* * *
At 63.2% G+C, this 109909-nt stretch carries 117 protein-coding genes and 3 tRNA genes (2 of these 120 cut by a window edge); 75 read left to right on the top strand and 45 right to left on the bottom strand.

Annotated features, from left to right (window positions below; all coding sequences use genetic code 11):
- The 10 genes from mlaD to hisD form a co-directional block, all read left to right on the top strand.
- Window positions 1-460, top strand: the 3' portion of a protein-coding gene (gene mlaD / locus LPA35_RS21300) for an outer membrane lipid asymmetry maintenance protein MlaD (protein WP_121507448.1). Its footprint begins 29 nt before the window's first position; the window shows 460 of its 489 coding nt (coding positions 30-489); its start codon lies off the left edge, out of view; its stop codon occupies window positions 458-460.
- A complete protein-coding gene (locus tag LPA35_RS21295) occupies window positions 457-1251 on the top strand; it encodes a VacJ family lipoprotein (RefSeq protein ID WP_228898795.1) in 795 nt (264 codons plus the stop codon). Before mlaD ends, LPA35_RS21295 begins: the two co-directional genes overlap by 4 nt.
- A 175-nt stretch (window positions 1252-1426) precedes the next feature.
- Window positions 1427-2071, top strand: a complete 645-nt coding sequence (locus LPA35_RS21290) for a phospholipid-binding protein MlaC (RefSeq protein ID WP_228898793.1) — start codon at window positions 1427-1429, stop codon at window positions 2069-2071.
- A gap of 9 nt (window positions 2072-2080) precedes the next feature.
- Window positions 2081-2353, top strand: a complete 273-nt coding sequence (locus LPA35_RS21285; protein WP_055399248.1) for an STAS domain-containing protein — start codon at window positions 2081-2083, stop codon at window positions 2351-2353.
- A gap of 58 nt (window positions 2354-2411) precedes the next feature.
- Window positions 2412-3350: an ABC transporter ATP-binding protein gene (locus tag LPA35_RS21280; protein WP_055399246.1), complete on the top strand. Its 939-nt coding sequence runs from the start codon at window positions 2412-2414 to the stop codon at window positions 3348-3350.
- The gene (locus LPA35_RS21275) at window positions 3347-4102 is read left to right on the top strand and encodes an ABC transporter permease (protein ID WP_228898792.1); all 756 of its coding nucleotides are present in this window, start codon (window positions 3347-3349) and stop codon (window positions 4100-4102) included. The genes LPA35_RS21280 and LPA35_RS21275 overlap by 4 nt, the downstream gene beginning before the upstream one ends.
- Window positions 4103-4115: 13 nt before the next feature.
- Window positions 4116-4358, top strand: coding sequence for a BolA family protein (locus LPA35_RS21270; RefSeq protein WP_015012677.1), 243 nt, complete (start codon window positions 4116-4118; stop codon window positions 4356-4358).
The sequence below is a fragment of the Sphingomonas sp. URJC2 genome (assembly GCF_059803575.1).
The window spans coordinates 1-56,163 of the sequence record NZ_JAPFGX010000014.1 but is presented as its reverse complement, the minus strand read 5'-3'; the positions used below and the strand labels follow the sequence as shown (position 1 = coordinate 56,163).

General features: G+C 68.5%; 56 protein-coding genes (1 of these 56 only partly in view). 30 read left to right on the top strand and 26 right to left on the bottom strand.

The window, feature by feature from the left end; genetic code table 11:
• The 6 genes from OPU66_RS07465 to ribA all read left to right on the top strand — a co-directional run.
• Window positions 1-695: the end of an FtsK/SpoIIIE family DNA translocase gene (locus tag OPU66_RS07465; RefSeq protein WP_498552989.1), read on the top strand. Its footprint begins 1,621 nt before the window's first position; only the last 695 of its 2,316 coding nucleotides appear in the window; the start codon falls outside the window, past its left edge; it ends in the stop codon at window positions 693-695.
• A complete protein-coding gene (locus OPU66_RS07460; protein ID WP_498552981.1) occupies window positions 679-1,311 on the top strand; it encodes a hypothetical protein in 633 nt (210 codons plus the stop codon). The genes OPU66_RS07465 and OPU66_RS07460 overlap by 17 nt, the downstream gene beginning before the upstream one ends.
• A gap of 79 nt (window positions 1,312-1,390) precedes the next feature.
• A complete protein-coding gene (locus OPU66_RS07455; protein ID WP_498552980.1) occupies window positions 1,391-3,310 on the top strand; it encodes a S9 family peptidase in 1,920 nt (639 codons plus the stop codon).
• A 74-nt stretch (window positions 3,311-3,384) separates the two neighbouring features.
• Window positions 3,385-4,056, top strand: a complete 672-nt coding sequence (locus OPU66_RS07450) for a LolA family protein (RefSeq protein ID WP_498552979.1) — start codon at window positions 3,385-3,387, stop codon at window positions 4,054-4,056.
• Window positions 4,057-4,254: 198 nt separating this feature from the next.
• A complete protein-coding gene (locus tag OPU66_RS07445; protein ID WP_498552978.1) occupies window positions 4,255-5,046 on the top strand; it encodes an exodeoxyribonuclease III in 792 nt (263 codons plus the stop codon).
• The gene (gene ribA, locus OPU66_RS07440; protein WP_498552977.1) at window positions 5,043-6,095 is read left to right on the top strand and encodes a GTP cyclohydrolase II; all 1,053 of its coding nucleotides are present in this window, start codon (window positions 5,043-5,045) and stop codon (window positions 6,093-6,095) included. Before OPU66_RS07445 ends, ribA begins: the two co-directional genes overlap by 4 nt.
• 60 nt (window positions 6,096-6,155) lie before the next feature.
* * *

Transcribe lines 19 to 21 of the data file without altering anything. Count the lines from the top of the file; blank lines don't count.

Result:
• The 6 genes from OPU66_RS07465 to ribA all read left to right on the top strand — a co-directional run.
• Window positions 1-695: the end of an FtsK/SpoIIIE family DNA translocase gene (locus tag OPU66_RS07465; RefSeq protein WP_498552989.1), read on the top strand. Its footprint begins 1,621 nt before the window's first position; only the last 695 of its 2,316 coding nucleotides appear in the window; the start codon falls outside the window, past its left edge; it ends in the stop codon at window positions 693-695.
• A complete protein-coding gene (locus OPU66_RS07460; protein ID WP_498552981.1) occupies window positions 679-1,311 on the top strand; it encodes a hypothetical protein in 633 nt (210 codons plus the stop codon). The genes OPU66_RS07465 and OPU66_RS07460 overlap by 17 nt, the downstream gene beginning before the upstream one ends.